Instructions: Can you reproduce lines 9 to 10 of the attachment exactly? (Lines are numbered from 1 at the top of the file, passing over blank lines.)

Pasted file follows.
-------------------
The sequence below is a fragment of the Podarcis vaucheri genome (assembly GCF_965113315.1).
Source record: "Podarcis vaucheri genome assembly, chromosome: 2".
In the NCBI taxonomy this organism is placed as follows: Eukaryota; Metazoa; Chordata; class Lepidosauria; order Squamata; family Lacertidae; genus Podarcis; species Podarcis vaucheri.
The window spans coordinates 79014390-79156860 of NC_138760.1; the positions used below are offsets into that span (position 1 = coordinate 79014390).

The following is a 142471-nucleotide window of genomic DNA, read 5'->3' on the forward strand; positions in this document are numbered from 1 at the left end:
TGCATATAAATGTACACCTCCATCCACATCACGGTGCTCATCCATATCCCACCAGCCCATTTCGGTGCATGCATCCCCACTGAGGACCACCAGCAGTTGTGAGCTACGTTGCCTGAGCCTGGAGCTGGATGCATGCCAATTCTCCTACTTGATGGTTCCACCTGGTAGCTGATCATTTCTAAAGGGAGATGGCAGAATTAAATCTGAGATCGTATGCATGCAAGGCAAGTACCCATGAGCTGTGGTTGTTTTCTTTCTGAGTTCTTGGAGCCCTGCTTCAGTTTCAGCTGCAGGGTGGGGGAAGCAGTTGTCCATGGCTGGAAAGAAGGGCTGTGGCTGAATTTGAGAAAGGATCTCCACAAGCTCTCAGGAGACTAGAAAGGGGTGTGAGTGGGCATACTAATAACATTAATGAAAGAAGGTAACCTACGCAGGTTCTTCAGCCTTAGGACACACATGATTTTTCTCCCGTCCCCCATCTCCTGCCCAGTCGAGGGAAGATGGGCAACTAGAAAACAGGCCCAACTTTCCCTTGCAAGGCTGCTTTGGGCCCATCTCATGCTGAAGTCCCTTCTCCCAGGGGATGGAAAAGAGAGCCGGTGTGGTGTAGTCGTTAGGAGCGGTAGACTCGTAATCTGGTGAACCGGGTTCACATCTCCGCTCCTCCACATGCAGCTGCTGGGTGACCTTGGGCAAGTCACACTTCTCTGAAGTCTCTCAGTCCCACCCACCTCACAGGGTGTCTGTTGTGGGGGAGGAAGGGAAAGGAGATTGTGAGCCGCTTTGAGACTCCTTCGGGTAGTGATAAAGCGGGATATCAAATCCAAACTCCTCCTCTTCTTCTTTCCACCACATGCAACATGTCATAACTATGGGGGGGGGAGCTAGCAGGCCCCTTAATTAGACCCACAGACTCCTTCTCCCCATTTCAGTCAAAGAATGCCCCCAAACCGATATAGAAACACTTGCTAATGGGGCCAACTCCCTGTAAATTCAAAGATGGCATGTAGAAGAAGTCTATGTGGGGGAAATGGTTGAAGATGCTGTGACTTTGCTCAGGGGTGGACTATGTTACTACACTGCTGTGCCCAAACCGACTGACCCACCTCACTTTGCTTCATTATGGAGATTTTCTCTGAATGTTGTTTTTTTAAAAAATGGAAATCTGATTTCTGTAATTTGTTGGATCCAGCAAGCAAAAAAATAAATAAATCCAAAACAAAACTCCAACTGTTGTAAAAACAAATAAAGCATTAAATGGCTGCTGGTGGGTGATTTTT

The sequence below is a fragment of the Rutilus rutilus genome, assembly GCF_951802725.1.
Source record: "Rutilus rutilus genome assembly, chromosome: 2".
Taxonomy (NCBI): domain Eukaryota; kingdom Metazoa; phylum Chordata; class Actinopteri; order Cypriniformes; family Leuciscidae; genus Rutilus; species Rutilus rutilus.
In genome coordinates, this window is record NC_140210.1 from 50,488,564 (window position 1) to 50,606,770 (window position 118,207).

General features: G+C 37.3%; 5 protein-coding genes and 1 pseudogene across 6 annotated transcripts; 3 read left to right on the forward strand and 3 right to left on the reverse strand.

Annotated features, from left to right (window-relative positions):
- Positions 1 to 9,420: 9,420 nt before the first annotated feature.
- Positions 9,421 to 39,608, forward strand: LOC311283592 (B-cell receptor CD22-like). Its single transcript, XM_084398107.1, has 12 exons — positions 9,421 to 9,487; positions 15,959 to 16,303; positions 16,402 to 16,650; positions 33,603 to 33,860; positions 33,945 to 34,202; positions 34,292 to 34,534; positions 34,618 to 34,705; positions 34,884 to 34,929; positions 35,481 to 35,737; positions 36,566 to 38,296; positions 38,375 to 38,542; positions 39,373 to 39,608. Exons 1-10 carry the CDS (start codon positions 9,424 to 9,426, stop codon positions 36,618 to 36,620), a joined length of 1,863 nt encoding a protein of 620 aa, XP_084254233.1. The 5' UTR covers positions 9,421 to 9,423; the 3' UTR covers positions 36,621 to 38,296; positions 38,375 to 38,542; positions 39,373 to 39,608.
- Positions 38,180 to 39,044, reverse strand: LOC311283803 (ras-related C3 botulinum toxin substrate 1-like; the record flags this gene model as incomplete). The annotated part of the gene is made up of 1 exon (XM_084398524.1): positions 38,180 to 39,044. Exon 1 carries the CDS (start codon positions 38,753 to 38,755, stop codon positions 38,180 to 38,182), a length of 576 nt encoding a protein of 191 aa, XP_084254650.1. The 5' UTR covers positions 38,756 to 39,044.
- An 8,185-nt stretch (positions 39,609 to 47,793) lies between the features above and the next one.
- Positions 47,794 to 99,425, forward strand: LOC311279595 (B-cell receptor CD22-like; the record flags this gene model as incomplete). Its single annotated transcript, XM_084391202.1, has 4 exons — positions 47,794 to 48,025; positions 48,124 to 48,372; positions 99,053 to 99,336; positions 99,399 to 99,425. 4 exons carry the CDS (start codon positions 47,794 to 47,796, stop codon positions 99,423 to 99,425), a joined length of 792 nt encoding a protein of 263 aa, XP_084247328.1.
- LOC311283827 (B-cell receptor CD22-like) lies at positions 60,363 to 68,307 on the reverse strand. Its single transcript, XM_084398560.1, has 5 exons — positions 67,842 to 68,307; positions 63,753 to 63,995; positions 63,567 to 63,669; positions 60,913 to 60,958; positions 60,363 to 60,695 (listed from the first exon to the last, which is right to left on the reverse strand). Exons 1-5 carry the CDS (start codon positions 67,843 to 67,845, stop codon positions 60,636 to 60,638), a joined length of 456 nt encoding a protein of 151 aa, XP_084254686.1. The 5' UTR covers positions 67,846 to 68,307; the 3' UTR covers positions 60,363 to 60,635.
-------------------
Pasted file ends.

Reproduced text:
Taxonomy (NCBI): domain Eukaryota; kingdom Metazoa; phylum Chordata; class Actinopteri; order Cypriniformes; family Leuciscidae; genus Rutilus; species Rutilus rutilus.
In genome coordinates, this window is record NC_140210.1 from 50,488,564 (window position 1) to 50,606,770 (window position 118,207).